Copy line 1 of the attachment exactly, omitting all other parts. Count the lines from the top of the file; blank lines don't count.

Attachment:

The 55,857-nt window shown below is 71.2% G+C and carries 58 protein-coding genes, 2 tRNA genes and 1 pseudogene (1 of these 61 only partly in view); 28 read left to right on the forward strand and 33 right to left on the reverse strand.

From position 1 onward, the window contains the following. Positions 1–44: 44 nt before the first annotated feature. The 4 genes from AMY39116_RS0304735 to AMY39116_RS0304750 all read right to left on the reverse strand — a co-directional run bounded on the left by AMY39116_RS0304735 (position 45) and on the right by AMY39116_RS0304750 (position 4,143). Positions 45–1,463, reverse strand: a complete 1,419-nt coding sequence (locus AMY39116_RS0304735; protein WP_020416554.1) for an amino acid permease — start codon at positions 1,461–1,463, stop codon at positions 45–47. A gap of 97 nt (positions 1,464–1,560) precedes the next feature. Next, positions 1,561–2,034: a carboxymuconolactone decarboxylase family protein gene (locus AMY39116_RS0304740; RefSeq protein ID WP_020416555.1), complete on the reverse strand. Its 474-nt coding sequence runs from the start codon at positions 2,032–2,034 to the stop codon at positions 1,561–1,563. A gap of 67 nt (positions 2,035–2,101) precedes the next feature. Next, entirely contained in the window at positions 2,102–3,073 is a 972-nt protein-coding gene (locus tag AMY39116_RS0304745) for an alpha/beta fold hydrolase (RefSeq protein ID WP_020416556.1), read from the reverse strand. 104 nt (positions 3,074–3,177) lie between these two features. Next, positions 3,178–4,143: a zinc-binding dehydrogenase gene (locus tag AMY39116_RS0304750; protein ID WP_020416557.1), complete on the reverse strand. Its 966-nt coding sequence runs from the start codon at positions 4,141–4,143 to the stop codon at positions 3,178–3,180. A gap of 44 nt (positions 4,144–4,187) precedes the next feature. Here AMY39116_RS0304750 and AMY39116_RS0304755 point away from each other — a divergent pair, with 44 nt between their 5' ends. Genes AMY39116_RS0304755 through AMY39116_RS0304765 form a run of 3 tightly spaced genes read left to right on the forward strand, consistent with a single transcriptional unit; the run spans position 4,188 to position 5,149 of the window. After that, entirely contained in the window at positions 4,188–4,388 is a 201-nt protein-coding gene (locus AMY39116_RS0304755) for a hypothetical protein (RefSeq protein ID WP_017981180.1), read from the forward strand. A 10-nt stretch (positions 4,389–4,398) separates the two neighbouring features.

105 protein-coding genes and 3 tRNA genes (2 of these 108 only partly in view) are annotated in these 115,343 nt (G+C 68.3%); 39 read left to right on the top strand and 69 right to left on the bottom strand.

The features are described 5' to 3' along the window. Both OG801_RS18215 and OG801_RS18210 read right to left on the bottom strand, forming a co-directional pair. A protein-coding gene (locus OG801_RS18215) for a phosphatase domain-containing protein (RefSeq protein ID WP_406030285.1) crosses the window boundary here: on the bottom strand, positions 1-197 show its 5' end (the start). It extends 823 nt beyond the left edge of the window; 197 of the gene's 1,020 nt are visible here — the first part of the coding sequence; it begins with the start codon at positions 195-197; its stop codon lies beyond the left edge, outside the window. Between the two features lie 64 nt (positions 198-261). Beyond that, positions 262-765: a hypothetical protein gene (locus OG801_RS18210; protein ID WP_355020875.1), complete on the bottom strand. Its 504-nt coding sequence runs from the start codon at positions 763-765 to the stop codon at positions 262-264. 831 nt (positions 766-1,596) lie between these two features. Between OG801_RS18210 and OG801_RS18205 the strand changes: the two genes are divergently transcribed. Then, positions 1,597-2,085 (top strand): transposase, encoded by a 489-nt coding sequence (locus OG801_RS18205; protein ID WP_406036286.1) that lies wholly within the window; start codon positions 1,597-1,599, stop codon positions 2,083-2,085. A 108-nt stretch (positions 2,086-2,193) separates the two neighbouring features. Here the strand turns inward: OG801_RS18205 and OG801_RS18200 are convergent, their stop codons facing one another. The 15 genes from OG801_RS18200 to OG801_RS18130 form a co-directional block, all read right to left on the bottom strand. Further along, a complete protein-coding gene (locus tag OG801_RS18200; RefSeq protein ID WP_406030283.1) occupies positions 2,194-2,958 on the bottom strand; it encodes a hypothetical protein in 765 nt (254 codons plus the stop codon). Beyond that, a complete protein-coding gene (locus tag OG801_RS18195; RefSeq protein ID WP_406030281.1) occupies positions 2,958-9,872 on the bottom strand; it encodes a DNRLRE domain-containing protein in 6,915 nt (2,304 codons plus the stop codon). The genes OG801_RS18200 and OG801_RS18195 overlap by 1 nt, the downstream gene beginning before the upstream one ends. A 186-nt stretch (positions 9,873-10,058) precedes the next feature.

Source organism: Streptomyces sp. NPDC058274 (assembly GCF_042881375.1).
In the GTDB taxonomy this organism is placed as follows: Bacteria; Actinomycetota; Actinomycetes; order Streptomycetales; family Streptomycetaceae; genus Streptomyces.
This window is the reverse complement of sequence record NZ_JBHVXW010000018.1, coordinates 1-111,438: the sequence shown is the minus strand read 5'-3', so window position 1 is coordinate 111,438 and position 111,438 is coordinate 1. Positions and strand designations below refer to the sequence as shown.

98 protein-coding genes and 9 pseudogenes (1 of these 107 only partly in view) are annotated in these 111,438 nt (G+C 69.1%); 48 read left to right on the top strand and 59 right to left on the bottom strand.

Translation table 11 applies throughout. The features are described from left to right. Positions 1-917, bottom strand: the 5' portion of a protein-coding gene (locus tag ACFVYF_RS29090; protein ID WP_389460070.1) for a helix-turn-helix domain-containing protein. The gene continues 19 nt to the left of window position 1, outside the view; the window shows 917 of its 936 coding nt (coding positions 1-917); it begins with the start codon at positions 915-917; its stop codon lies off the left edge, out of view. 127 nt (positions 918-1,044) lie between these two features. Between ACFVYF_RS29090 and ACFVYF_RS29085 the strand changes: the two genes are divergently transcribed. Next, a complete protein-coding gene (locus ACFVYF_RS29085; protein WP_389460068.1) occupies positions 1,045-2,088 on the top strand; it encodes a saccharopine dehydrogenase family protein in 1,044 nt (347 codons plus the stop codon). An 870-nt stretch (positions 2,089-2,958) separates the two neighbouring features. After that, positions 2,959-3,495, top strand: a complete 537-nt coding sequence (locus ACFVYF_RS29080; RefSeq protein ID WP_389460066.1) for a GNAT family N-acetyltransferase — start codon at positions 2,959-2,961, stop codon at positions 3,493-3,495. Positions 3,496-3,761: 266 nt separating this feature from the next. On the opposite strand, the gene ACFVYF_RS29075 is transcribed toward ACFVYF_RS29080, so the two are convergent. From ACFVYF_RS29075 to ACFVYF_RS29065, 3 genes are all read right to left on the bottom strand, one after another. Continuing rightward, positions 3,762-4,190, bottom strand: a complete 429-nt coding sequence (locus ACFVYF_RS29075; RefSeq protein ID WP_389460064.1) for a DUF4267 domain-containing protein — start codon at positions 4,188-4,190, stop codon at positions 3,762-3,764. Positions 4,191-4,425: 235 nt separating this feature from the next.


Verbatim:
The 55,857-nt window shown below is 71.2% G+C and carries 58 protein-coding genes, 2 tRNA genes and 1 pseudogene (1 of these 61 only partly in view); 28 read left to right on the forward strand and 33 right to left on the reverse strand.